It’s Summer! It’s that time of year when temperatures rise, clothing covers less, and thoughts turn to having the perfect “swimsuit” body and that favorite of four-letter-words: DIET.  While there are a multitude of books available promoting weight loss; most are based on unhealthy fads that do not translate into long-term weight loss.  Most of these tomes tell what magical mixture of foods, or lack thereof, will cause the pounds to melt away.  The only problem is that, once you return to your normal pattern of eating, the pounds find their way back home and bring their friends.  A few years ago, I was faced with a diagnosis of diabetes and the reality of needing to lose 35 pounds on a permanent basis.  I set out to find a way to change not only my eating habits but, most importantly, how I thought about food.  Fortunately, I discovered Dr. Judith Beck’s “The Beck Diet Solution.”

Dr. Beck’s book seems unique in the weight loss genre: it doesn’t suggest any particular diet or exercise program.  It promises to work with ANY healthy diet and exercise plan.  This book uses techniques from Cognitive Behavioral Therapy (a mental health technique created by her father, Dr. Aaron Beck, to treat depression) to identify the distorted thoughts that keep one from being motivated, disciplined, and successful.  Dr. Beck’s book goes beyond “eat less and move more” and teaches how to do so when you don’t want to or when it’s not easy.  People who struggle with their weight, says Beck, all have one thing in common: They don’t know how to think like a thin person – their behavior, mindset, lifestyle, and habits all sabotage their best intentions. For example, she writes, people often have thoughts such as “I know I shouldn’t eat this, but I don’t care,” or “It’s okay if I eat [this food] just this one time.” Permanent weight control requires a life long change in thoughts and attitudes while dealing with such sabotaging habits and behaviors.  Three years later, I’ve maintained the weight loss I achieved using her techniques.  So before you sign up for hormone weight-loss shots or some other fad diet de jour, consider checking out “The Beck Diet Solution” and see if there are some “sabotaging thoughts” that are derailing your best intents and efforts.  While you won’t drop “7 pounds in 7 days”, it certainly is more palatable than Dolly Parton soup and grapefruit for every meal.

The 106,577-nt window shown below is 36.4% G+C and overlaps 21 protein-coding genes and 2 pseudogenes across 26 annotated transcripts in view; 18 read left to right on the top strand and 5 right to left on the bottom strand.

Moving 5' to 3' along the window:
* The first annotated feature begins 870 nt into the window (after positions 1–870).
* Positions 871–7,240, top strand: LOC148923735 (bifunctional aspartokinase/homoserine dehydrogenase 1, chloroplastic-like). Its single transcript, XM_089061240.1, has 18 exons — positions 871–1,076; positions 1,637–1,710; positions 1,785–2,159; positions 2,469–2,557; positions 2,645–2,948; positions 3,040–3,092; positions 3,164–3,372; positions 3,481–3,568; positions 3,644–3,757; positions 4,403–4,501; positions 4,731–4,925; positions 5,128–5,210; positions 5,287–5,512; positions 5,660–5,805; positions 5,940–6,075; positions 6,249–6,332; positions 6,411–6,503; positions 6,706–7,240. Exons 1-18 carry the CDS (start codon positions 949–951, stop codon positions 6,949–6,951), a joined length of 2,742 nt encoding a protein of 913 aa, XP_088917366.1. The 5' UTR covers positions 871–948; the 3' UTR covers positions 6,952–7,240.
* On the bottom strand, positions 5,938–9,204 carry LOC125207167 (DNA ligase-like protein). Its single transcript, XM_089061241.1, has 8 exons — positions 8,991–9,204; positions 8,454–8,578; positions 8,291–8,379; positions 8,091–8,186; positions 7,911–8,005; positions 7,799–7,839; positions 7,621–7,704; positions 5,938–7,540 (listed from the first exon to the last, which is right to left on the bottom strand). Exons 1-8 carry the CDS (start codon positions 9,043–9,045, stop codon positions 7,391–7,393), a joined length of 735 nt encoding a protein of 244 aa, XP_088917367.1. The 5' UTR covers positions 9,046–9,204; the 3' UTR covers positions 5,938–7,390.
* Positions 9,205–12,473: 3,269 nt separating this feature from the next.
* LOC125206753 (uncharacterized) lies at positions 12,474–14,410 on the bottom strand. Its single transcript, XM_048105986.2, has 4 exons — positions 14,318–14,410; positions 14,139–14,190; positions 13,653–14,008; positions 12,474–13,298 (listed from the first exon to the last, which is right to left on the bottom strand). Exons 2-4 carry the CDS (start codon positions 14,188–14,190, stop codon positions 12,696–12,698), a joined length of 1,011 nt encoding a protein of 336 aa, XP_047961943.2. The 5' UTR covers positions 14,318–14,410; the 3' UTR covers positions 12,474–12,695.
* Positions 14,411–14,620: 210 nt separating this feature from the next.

_225_350_Book.83.coverSo…what’s your story? I love stories–always have.  I may not always remember names, but I rarely forget a story. A Million Miles is one story I am certain not to forget.  I became acquainted with Mr. Miller earlier this year through his bestseller, Blue Like Jazz (2003)– an excellent work in itself: especially cathartic for those who might be recovering from negative religious experiences. A Million Miles is the powerful story that arose as Mr. Miller was approached about turning Blue Like Jazz into a movie.  Mr. Miller has an exceptionally engaging and easy style of writing that complements and lends credence to this insightful memoir.